The centralized energy infrastructure, in turn, sets the conditions for the rest of the economy, encouraging similar business models across every sector. It is characterized by a fusion of technologies that is blurring the lines between the physical, digital, and biological spheres.
The Internet OF Things To grasp the enormity of the economic change taking place, we need to understand the technological forces that have given rise to new economic systems throughout history. Byit is estimated there will be more than trillion sensors connecting the human and natural environment in a global distributed intelligent network.
It will affect our identity and all the issues associated with it: Physical products and services, moreover, can now be enhanced with digital capabilities that increase their value.
The industry of today and 3rd industrial revolution aim to connect all production means to enable their interaction in real time. The first industrial revolution used water and steam to mechanize production, the second used electric energy to create mass production and the third used electronics and information technology to automate production.
The long-term transition from ownership of vehicles to access to mobility in driverless vehicles on smart road systems will fundamentally alter the business model for the transportation industry. In its scale, scope, and complexity, the transformation will be unlike anything humankind has experienced before.
Democratizing Manufacturing For example, consider manufacturing. Economists acknowledge the powerful impact the near zero marginal cost has had on the information goods industries.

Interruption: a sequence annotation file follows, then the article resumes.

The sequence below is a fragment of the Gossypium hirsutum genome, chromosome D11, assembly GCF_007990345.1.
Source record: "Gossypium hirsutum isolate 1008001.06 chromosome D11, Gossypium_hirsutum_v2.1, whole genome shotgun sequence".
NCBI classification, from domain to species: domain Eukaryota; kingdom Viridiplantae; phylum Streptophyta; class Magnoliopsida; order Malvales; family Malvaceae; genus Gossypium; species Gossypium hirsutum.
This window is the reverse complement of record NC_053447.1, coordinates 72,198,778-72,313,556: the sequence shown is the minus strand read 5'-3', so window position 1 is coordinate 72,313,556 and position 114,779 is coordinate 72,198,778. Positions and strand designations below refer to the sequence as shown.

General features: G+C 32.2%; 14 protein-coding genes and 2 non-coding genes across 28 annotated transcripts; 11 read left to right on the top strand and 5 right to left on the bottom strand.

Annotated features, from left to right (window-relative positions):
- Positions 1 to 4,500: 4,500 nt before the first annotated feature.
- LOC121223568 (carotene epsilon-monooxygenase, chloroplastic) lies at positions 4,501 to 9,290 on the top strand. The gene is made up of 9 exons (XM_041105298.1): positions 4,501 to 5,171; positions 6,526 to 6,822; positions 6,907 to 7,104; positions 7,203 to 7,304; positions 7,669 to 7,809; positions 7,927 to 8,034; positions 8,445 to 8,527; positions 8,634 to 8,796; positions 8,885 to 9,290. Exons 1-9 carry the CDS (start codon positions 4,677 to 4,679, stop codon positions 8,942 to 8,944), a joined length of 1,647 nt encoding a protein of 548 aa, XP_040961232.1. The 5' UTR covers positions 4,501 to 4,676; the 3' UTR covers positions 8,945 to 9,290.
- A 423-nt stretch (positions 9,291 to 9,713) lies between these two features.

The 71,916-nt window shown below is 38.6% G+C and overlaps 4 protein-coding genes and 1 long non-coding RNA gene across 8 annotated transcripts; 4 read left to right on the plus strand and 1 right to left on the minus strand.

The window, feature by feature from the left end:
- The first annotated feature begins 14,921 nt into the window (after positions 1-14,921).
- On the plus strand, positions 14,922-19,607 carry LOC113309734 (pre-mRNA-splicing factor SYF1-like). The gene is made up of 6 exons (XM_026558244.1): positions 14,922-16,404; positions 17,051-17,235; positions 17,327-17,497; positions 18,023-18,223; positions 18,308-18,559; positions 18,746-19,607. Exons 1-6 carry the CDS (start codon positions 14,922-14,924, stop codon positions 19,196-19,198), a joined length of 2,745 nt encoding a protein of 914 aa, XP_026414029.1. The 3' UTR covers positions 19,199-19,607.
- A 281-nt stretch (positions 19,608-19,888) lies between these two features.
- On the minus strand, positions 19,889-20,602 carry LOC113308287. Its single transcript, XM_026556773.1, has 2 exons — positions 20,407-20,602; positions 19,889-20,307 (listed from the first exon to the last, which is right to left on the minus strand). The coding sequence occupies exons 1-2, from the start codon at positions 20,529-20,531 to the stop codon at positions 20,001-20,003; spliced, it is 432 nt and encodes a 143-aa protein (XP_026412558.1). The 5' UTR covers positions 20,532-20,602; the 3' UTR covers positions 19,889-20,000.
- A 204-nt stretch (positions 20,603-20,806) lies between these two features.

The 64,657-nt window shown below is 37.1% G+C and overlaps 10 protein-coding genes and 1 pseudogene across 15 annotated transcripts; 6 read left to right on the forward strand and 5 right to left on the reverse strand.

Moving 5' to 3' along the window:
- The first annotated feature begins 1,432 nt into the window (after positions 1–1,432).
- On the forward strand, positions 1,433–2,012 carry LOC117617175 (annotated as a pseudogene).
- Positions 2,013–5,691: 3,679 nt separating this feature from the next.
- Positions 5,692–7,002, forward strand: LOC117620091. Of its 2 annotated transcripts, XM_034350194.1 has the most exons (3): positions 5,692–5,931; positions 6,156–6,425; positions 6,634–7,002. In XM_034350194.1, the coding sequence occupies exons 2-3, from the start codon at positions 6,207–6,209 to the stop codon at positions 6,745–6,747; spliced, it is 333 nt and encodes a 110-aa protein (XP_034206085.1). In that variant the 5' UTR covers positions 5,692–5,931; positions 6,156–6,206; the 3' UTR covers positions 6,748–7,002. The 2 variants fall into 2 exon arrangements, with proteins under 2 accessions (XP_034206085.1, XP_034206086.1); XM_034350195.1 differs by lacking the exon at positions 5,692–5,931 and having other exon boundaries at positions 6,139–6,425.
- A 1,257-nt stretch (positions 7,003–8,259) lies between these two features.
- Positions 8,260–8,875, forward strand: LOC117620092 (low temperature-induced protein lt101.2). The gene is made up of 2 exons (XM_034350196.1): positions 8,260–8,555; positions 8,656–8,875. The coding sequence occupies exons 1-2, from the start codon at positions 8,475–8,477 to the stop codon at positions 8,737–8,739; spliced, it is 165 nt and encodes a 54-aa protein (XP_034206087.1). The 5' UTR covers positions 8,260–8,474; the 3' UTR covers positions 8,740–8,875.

While much of the manufacturing will be done by small and medium enterprises that can take advantage of the increased energy efficiencies and productivity gains of lateral economies of scale, the giant manufacturing enterprises will find value in aggregating, integrating and managing the marketing and distributing of products.
As automation substitutes for labor across the entire economy, the net displacement of workers by machines might exacerbate the gap between returns to capital and returns to labor.
In the end, it all comes down to people and values. The transportation and logistics sector will have to be transformed into an automated GPS-guided driverless network running on smart roads and rail systems. The distributed, peer-to-peer nature of the IoT platform allows millions of disparate players—small and midsize businesses, social enterprises and individuals—to come together and produce and exchange goods and services directly with one another, eliminating the remaining middle men that kept marginal costs high in the Second Industrial Revolution.